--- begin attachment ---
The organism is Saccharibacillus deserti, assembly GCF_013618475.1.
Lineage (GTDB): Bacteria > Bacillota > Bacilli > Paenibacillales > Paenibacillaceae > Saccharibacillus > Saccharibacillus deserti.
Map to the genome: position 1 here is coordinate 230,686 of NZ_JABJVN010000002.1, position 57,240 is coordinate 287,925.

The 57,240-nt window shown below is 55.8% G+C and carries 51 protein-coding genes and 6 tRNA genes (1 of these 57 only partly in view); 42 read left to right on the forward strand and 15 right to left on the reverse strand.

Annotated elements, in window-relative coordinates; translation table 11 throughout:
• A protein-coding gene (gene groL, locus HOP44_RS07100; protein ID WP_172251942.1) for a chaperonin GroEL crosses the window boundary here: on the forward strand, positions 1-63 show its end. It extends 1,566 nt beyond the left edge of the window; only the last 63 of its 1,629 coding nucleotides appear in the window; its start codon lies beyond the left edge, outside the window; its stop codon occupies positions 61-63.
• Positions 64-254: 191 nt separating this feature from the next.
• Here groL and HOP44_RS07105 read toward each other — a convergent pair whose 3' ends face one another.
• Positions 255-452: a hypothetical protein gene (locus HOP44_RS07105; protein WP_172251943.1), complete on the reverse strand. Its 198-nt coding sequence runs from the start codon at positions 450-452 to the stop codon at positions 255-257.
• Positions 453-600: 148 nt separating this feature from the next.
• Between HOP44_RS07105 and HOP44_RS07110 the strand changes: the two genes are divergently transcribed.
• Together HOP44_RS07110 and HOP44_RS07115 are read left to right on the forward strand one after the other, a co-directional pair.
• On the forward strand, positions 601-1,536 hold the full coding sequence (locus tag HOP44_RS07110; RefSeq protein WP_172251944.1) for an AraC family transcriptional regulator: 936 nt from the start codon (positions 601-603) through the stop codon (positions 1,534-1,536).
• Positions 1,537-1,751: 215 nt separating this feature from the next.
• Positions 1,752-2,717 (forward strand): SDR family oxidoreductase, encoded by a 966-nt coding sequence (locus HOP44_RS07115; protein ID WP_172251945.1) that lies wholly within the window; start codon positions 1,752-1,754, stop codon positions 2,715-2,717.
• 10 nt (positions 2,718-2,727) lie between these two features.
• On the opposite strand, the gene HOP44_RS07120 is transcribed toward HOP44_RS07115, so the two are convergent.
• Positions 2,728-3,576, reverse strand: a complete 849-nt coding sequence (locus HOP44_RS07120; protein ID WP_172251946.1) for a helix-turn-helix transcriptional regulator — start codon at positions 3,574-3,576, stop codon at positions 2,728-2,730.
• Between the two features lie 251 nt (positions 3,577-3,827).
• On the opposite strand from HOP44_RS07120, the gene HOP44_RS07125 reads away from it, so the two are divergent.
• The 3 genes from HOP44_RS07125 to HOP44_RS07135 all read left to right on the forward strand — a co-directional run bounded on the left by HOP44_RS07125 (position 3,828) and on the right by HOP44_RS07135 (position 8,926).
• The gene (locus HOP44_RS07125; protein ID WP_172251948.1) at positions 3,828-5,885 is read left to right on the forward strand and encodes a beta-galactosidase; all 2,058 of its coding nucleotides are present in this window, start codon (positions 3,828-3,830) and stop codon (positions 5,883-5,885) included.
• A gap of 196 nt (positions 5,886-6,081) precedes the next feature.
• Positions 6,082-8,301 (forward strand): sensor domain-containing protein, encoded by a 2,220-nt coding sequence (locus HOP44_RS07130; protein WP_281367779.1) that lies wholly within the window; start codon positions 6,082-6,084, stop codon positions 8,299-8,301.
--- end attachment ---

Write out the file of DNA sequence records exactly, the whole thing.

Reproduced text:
The organism is Saccharibacillus deserti, assembly GCF_013618475.1.
Lineage (GTDB): Bacteria > Bacillota > Bacilli > Paenibacillales > Paenibacillaceae > Saccharibacillus > Saccharibacillus deserti.
Map to the genome: position 1 here is coordinate 230,686 of NZ_JABJVN010000002.1, position 57,240 is coordinate 287,925.

The 57,240-nt window shown below is 55.8% G+C and carries 51 protein-coding genes and 6 tRNA genes (1 of these 57 only partly in view); 42 read left to right on the forward strand and 15 right to left on the reverse strand.

Annotated elements, in window-relative coordinates; translation table 11 throughout:
• A protein-coding gene (gene groL, locus HOP44_RS07100; protein ID WP_172251942.1) for a chaperonin GroEL crosses the window boundary here: on the forward strand, positions 1-63 show its end. It extends 1,566 nt beyond the left edge of the window; only the last 63 of its 1,629 coding nucleotides appear in the window; its start codon lies beyond the left edge, outside the window; its stop codon occupies positions 61-63.
• Positions 64-254: 191 nt separating this feature from the next.
• Here groL and HOP44_RS07105 read toward each other — a convergent pair whose 3' ends face one another.
• Positions 255-452: a hypothetical protein gene (locus HOP44_RS07105; protein WP_172251943.1), complete on the reverse strand. Its 198-nt coding sequence runs from the start codon at positions 450-452 to the stop codon at positions 255-257.
• Positions 453-600: 148 nt separating this feature from the next.
• Between HOP44_RS07105 and HOP44_RS07110 the strand changes: the two genes are divergently transcribed.
• Together HOP44_RS07110 and HOP44_RS07115 are read left to right on the forward strand one after the other, a co-directional pair.
• On the forward strand, positions 601-1,536 hold the full coding sequence (locus tag HOP44_RS07110; RefSeq protein WP_172251944.1) for an AraC family transcriptional regulator: 936 nt from the start codon (positions 601-603) through the stop codon (positions 1,534-1,536).
• Positions 1,537-1,751: 215 nt separating this feature from the next.
• Positions 1,752-2,717 (forward strand): SDR family oxidoreductase, encoded by a 966-nt coding sequence (locus HOP44_RS07115; protein ID WP_172251945.1) that lies wholly within the window; start codon positions 1,752-1,754, stop codon positions 2,715-2,717.
• 10 nt (positions 2,718-2,727) lie between these two features.
• On the opposite strand, the gene HOP44_RS07120 is transcribed toward HOP44_RS07115, so the two are convergent.
• Positions 2,728-3,576, reverse strand: a complete 849-nt coding sequence (locus HOP44_RS07120; protein ID WP_172251946.1) for a helix-turn-helix transcriptional regulator — start codon at positions 3,574-3,576, stop codon at positions 2,728-2,730.
• Between the two features lie 251 nt (positions 3,577-3,827).
• On the opposite strand from HOP44_RS07120, the gene HOP44_RS07125 reads away from it, so the two are divergent.
• The 3 genes from HOP44_RS07125 to HOP44_RS07135 all read left to right on the forward strand — a co-directional run bounded on the left by HOP44_RS07125 (position 3,828) and on the right by HOP44_RS07135 (position 8,926).
• The gene (locus HOP44_RS07125; protein ID WP_172251948.1) at positions 3,828-5,885 is read left to right on the forward strand and encodes a beta-galactosidase; all 2,058 of its coding nucleotides are present in this window, start codon (positions 3,828-3,830) and stop codon (positions 5,883-5,885) included.
• A gap of 196 nt (positions 5,886-6,081) precedes the next feature.
• Positions 6,082-8,301 (forward strand): sensor domain-containing protein, encoded by a 2,220-nt coding sequence (locus HOP44_RS07130; protein WP_281367779.1) that lies wholly within the window; start codon positions 6,082-6,084, stop codon positions 8,299-8,301.